My intention was to weave a stitched double weave shawl. The draft was based upon the work I did with stitched double weave to produce a wall hanging. I decided to take one motif (a diamond) and use it to stitch together two loose plain weave layers. My yarn was bendigo 2 ply that normally sets at 14 epi for plain weave so I decided on 12 epi for each layer making an overall sett 0f 24 epi. I carefully sampled this and was happy with the result.
Where I went wrong was when I amended the draft to 22shafts, with two left over for selvedges (which you don't need for plain weave!). For some reason that I can't now fathom I decided that a point threading was the way to go. I amended the draft and produced a new .wif and it all looked good. At the time I was very pleased with myself as i can see from what I wrote: - Bi colour warp on pointed threading
I put on the warp the loom, battled through the initial stickiness and with help worked out how to a use the sandpaper beam effectivly and started weaving. Disaster, unexpected floats appeared. Investigation showed that my design was flawed - you can't weave two layers of plain weave on a pointed draft. Once I realised the problem it seemed obvious. One layer of double weave is woven on the odd shafts, the other on the even shafts. With a pointed draft you are going to get two adjacent threads in a layer on the same shaft whenever the draft turns.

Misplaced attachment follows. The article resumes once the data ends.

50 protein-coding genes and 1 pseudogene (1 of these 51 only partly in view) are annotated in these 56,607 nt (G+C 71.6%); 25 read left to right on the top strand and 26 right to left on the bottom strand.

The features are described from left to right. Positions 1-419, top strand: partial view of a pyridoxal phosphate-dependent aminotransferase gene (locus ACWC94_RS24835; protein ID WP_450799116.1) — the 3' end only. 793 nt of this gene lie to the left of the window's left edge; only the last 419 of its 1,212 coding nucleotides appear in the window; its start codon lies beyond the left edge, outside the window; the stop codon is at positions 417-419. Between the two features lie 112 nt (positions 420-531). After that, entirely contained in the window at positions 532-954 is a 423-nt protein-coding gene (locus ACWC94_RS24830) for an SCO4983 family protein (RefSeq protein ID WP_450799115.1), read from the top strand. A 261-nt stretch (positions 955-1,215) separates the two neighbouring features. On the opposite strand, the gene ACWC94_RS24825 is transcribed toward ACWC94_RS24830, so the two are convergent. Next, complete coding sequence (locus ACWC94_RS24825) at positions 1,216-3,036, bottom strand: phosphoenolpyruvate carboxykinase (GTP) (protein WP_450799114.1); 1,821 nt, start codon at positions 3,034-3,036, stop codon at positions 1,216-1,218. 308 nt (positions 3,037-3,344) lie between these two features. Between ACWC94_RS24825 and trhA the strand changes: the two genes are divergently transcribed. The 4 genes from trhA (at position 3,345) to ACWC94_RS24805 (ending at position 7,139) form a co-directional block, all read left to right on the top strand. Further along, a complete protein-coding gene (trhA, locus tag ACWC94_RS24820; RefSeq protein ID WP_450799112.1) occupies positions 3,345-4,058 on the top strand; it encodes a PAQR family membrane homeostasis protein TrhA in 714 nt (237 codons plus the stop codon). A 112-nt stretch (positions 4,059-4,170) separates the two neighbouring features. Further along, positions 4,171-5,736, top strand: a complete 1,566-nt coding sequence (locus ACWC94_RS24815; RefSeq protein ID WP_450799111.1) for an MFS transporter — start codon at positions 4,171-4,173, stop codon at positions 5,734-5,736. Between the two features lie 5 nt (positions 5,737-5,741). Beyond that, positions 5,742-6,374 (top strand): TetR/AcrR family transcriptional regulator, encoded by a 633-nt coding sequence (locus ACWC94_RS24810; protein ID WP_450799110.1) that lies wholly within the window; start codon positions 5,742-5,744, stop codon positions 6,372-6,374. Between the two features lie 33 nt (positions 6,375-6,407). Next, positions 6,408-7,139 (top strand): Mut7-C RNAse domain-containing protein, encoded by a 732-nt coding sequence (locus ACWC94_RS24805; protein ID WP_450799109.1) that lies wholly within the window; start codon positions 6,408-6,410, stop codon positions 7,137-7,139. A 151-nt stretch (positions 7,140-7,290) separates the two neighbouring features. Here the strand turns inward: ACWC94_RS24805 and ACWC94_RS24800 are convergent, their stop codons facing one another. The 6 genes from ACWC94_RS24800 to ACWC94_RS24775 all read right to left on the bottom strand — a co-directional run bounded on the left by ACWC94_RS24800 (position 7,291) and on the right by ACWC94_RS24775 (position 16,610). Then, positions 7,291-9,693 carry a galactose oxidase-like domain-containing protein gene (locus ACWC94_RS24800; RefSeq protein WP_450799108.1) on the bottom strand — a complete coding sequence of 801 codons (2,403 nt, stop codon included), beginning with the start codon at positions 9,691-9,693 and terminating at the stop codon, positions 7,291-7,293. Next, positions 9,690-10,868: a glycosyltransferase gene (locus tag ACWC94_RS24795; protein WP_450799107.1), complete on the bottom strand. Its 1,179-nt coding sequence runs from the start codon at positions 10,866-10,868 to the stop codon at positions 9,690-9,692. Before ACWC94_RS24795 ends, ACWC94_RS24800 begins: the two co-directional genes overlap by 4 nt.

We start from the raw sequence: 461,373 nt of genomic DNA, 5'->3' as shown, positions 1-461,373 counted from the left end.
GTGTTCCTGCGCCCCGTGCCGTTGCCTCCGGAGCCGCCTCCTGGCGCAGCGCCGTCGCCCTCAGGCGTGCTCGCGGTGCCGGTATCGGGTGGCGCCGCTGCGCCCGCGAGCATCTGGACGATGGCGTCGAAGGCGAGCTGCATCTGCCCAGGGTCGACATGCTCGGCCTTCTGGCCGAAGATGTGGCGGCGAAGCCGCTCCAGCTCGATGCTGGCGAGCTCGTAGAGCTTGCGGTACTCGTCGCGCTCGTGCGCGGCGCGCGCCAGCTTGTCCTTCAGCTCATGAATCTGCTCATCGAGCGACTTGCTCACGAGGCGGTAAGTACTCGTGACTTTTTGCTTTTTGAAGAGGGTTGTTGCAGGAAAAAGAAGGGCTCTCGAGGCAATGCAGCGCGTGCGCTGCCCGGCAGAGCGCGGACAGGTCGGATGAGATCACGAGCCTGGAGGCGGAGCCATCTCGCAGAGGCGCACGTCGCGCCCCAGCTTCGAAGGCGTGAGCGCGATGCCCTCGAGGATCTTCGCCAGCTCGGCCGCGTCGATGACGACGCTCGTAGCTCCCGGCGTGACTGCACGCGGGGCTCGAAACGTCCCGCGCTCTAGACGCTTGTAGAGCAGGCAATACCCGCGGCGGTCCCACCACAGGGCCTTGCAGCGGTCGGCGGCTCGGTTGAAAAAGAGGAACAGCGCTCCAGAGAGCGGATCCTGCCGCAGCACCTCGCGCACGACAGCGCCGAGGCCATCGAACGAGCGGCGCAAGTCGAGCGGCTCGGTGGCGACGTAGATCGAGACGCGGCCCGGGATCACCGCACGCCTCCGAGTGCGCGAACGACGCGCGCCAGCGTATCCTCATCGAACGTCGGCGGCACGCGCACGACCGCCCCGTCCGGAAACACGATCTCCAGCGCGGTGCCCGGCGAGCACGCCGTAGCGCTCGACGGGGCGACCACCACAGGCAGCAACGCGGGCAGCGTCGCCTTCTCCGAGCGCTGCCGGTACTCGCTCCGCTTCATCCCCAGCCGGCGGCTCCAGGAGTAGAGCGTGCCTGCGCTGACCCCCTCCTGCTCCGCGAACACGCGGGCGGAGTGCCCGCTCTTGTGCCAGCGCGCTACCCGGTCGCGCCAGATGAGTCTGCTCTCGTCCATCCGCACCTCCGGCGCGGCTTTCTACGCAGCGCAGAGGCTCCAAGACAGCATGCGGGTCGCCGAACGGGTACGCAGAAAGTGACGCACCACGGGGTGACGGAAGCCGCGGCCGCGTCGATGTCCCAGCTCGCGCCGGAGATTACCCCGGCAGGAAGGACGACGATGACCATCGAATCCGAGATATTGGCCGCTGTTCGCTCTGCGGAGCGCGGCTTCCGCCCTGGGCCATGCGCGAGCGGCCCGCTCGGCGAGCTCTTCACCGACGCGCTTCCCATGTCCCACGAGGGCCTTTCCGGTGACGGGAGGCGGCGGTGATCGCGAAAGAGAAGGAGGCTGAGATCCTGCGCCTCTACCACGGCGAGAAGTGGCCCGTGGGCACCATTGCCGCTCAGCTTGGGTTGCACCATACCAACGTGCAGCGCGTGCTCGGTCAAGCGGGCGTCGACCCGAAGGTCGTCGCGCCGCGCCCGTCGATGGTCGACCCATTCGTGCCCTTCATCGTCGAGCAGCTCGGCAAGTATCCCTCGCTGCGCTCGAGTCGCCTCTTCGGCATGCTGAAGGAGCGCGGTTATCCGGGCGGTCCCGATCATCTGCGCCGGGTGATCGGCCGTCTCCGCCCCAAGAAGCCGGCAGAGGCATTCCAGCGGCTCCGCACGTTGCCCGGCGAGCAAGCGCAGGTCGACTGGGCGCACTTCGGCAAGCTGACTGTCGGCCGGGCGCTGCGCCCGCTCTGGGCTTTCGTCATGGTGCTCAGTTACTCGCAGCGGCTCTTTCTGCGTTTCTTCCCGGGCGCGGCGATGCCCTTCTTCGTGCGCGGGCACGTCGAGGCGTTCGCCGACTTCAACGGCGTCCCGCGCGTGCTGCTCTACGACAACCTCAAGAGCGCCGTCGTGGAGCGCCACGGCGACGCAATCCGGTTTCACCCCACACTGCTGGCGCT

As I had spent a fair bit of time getting the warp on I was keen to use it for something so I decided to try a turned taquete draft. Again it looked OK on paper (or strictly speaking "on computer") but having woven about six inches, using 28/2 alpaca-silk as the weft, I don't think that is going to work. It looks insipid because the warp colours were selected for the double weave shawl and do not suit the new draft and as everyone says, you should use something shiny.
So, I am going to bite the bullet and re thread to a straight 24. Several lessons learnt but this double weave shawl is going to be good when it is done!